Computer Model Predicts Regional Peaks in Flu Outbreaks
Researchers adapt techniques used in weather prediction (Nov. 26)
Scientists at Columbia University’s Mailman School of Public Health have developed a system to predict the timing and severity of seasonal influenza outbreaks that could one day help health officials and the general public better prepare for them. The system adapts techniques used in modern weather prediction to turn real-time, Web-based estimates of influenza infection into local forecasts of seasonal flu.
The results were published online in the Proceedings of the National Academy of Sciences.
Year to year and region to region, there is huge variability in the peak of flu season, which, in temperate areas of the Northern Hemisphere, can happen as early as October or as late as April. The new forecast system could provide “a window into what can happen week to week as flu prevalence rises and falls,” says Jeffrey Shaman, PhD, an assistant professor of Environmental Health Sciences at Columbia.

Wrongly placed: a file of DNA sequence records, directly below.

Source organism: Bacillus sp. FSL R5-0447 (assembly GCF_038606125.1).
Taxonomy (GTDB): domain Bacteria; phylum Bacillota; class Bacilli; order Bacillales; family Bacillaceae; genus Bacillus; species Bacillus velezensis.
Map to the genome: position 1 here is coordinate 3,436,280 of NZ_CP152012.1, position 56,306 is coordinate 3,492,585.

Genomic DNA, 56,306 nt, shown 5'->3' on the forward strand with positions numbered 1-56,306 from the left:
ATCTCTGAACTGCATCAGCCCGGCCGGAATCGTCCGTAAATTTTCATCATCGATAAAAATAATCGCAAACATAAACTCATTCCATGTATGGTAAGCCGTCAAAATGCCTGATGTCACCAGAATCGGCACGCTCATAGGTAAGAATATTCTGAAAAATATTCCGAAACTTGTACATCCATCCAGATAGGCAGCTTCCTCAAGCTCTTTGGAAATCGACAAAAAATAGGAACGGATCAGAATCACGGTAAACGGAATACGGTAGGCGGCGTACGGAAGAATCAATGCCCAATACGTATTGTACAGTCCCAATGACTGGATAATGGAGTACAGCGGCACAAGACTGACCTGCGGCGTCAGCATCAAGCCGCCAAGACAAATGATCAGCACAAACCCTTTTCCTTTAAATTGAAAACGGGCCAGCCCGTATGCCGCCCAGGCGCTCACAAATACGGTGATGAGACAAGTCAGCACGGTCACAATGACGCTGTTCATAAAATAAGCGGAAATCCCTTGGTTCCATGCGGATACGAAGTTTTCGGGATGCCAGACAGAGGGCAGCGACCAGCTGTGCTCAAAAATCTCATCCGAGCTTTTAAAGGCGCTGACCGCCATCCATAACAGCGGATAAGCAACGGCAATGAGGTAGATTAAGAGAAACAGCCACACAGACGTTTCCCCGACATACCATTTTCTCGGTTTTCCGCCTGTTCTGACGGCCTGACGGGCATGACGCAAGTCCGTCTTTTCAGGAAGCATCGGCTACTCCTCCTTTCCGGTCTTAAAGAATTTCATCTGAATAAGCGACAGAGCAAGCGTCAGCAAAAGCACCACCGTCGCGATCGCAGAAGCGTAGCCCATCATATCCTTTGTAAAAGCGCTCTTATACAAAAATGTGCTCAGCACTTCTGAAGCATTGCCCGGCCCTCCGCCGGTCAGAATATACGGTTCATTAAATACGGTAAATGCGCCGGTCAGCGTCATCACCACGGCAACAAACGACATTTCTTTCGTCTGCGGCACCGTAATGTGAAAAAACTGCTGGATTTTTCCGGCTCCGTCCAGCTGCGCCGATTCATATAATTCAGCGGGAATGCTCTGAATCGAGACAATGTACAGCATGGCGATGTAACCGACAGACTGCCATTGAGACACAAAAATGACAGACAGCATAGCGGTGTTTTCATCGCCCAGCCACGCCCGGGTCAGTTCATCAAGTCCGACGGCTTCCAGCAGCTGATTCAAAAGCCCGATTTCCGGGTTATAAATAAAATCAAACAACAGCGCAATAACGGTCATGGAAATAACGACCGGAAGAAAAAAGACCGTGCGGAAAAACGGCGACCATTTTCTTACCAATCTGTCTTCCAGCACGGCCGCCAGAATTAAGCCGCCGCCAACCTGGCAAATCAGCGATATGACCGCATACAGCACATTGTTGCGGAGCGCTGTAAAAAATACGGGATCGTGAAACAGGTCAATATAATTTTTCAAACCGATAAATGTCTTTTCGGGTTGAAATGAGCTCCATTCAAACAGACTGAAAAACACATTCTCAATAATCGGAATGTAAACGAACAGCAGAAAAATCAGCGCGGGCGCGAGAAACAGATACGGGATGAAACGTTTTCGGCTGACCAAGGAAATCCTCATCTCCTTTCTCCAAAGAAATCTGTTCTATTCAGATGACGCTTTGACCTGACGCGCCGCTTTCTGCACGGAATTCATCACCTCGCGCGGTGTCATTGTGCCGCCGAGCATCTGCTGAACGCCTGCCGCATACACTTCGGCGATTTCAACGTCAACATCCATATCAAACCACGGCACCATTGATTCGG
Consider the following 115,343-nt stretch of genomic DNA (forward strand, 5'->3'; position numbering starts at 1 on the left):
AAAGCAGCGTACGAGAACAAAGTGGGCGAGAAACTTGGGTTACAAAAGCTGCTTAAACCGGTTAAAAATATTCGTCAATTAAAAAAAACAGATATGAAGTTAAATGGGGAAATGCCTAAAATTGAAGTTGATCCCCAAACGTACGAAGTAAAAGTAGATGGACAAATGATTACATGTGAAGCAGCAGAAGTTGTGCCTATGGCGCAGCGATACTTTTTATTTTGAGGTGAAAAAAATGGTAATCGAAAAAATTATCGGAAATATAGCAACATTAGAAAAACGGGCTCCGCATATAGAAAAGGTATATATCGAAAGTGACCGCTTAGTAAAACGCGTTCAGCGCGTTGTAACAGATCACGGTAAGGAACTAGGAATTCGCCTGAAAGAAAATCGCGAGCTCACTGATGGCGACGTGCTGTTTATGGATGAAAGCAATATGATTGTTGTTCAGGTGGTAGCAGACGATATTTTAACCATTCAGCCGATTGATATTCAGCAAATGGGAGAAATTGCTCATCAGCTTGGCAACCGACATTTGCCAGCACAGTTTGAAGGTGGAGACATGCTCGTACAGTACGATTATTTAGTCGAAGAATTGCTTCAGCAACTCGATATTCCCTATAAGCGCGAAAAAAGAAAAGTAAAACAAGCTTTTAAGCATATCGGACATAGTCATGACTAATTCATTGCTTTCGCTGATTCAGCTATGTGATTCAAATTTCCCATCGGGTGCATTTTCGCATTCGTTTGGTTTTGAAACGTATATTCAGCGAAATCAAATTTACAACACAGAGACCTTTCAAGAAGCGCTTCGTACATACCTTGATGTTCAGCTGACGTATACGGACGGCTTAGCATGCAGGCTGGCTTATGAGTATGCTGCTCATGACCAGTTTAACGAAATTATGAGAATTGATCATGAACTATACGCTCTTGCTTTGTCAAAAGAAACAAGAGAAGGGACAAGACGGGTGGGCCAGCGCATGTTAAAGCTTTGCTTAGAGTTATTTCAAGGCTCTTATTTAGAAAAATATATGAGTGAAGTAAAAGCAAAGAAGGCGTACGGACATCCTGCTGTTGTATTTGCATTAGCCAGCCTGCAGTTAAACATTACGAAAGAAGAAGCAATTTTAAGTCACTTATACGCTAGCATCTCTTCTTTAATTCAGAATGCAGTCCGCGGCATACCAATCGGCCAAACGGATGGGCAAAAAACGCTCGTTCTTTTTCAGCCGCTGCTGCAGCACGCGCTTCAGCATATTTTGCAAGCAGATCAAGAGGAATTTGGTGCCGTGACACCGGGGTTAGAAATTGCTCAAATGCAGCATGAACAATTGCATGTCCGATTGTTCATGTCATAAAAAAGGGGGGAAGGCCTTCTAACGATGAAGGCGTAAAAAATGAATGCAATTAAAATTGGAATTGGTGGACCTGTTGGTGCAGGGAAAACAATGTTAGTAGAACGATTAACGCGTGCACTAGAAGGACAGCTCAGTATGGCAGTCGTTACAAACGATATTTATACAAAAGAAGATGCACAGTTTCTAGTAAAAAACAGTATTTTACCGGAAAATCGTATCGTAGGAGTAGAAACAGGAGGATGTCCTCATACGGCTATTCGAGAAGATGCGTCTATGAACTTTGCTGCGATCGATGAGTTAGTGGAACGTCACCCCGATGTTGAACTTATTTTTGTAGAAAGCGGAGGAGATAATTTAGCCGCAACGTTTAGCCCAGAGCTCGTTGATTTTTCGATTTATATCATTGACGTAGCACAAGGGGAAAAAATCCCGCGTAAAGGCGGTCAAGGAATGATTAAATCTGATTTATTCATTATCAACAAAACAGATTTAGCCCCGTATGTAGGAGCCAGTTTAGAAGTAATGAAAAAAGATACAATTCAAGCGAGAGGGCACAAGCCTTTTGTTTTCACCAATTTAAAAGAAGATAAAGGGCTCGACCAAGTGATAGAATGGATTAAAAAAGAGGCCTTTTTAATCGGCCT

As a test case, Shaman and Alicia Karspeck, PhD, of the National Center for Atmospheric Research, used Web-based estimates of flu-related sickness from the 2003–2008 influenza seasons in New York City to retrospectively generate weekly flu forecasts. They found that the technique could predict the peak timing of the outbreak more than 7 weeks in advance of the actual peak.
In the future, such flu forecasts might be disseminated on local television news programs along with the weather report, says Shaman. Like the weather, flu conditions vary from region to region; Atlanta might peak weeks ahead of Anchorage.
“Flu forecasting has the potential to significantly improve our ability to prepare for and manage the seasonal flu outbreaks that strike each year,” says Irene Eckstrand, PhD, of the National Institutes of Health's National Institute of General Medical Sciences, which provided funding for the study.
Worldwide, influenza kills an estimated 250,000 to 500,000 people each year; in the U.S., about 35,000 die from the flu every year.
Shaman plans to test the computer model in other localities across the country using up-to-date data. This is necessary, he says, since “there is no guarantee that just because the method works in New York it will work in Miami.”
Source: Mailman School of Public Health; November 26, 2102.